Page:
Author: Nagesh Battula
The evolution, growth and development of any city is the aggregate of a set of processes that have been effective in that area over a period. And `land’ is at the centre of growth and development.
If we consider any metropolitan city, Bengaluru for example, and trace the journey of its transformation into an IT hub and a dense urban city, the root cause was the availability of relatively cheap land resources.
Looking back at Bengaluru’s growth phase, the availability of acres and acres of cheap land and the government policies to encourage companies to set up their offices and manufacturing units, considerably quickly has contributed to the rapid spurt in growth. With more and more companies setting up camp, there was a need for support services and auxiliary industries to come up. Throughout the last 20 years, the city has grown in pollution and density and is now at a stage where it is getting choked. The only solution is the emergence of new smaller urban clusters.
The problems created by the unsystematic and unrestricted extension of a city give rise to issues like unhygienic slums, polluted environment, uncoordinated development of residential, industrial, and commercial areas resulting in traffic bottlenecks and many other difficulties, all known and felt by the residents of the city. A particular method leads to a particular model.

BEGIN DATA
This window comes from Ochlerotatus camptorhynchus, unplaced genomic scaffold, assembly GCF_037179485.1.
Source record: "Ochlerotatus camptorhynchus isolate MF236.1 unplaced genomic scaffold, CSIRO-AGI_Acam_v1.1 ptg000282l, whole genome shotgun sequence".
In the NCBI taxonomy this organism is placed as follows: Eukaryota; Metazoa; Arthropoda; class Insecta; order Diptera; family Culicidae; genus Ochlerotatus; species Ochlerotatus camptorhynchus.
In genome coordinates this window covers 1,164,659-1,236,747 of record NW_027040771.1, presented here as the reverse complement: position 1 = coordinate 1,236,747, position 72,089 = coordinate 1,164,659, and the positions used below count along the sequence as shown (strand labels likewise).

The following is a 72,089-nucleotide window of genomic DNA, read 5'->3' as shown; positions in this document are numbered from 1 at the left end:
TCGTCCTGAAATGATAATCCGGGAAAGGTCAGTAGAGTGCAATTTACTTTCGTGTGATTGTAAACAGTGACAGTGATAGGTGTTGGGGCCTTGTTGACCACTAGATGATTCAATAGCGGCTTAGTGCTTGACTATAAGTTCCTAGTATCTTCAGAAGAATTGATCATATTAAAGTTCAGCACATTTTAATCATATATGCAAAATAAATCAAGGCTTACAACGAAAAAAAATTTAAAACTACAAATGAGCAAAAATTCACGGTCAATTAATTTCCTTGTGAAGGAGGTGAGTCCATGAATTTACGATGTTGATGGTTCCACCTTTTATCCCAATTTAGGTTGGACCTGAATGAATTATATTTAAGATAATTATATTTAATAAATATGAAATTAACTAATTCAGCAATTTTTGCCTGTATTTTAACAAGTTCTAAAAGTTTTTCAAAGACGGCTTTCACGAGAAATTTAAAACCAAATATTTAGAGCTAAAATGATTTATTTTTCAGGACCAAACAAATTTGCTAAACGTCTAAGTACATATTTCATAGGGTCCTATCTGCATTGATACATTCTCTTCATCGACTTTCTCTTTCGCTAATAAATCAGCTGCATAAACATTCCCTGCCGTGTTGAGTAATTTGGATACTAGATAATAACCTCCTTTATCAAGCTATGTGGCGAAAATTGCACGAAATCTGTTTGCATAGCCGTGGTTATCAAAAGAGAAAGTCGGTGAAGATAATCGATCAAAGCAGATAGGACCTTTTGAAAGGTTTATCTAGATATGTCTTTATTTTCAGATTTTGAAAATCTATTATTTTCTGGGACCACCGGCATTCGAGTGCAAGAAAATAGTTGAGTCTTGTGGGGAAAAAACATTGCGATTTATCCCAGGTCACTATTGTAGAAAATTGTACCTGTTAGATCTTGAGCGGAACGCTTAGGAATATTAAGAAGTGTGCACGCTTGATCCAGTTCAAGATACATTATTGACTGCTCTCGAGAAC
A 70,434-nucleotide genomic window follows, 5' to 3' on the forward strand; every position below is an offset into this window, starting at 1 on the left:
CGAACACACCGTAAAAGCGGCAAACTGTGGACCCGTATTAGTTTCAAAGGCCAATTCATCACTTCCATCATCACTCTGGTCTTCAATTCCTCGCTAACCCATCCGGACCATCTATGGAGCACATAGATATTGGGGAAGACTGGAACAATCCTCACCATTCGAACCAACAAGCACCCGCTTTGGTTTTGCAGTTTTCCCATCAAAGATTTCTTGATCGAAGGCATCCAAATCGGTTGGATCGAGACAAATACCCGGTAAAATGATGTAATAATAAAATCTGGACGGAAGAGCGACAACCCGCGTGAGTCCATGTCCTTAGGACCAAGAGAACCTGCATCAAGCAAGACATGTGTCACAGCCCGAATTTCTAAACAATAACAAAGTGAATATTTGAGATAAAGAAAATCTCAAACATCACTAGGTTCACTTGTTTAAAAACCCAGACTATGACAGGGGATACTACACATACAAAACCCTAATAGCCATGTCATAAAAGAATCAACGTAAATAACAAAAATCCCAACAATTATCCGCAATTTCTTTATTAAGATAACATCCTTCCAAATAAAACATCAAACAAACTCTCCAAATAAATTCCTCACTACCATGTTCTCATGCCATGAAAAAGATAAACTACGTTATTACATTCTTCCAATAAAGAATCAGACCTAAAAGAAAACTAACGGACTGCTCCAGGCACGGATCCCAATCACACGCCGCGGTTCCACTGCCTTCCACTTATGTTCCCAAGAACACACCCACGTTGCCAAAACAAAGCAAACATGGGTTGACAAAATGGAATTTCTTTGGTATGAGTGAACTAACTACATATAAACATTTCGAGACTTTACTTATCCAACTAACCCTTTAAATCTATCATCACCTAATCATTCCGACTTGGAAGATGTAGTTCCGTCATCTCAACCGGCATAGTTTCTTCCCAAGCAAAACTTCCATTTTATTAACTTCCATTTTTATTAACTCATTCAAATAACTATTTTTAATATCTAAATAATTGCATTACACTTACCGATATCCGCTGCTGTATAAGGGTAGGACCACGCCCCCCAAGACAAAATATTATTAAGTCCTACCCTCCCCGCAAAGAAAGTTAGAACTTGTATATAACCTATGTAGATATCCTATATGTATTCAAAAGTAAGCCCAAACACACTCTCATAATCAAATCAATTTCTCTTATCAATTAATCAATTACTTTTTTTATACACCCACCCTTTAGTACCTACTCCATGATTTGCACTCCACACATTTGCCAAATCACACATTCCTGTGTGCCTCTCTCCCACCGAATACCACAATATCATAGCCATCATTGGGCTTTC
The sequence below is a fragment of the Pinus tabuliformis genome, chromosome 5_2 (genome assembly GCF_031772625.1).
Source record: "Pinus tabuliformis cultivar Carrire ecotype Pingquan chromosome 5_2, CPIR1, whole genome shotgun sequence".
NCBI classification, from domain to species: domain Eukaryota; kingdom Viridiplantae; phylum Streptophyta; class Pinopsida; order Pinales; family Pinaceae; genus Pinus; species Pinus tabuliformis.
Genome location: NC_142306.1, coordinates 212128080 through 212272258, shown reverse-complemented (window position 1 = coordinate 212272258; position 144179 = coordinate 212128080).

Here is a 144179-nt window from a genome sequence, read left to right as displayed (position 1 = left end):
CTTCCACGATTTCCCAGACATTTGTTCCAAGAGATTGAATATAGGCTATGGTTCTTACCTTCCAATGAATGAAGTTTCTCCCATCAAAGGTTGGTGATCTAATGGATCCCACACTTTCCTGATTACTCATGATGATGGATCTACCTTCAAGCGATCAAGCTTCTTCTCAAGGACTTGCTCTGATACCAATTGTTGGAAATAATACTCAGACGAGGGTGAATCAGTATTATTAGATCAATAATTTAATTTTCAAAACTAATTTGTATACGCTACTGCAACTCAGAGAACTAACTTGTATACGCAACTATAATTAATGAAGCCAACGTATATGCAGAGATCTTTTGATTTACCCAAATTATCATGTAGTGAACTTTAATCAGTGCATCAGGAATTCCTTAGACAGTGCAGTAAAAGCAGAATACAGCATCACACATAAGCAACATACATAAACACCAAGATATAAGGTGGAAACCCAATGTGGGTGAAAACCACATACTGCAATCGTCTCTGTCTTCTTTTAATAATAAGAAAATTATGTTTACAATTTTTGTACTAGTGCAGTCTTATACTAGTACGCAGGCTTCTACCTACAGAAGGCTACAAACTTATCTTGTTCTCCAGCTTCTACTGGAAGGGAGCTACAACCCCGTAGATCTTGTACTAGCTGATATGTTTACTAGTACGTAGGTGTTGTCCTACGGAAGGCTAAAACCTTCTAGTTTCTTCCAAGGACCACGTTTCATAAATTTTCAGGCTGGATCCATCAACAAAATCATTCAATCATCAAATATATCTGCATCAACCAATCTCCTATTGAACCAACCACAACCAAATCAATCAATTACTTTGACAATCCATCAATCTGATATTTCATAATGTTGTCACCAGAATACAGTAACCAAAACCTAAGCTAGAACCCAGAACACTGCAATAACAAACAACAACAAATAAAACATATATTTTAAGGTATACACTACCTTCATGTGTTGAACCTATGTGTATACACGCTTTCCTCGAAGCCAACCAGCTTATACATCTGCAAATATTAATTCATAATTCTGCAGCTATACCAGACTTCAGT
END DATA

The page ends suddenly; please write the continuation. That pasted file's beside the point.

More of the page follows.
Hyderabad is also on a similar trajectory. With the city expanding in all directions, this is the right time for landowners and builders to relook at how the city should be 10 or 20 years down the line. Keeping profits in mind, can something better be done?
What if a template is created across sectors – manufacturing, housing, small retail, commercial, etc. – where Triple Bottom Line agenda (People, Planet, Profit) is implemented in real estate projects? How would Hyderabad look like 20 years down the line if this agenda is propagated?
We’d love to hear your thoughts on this.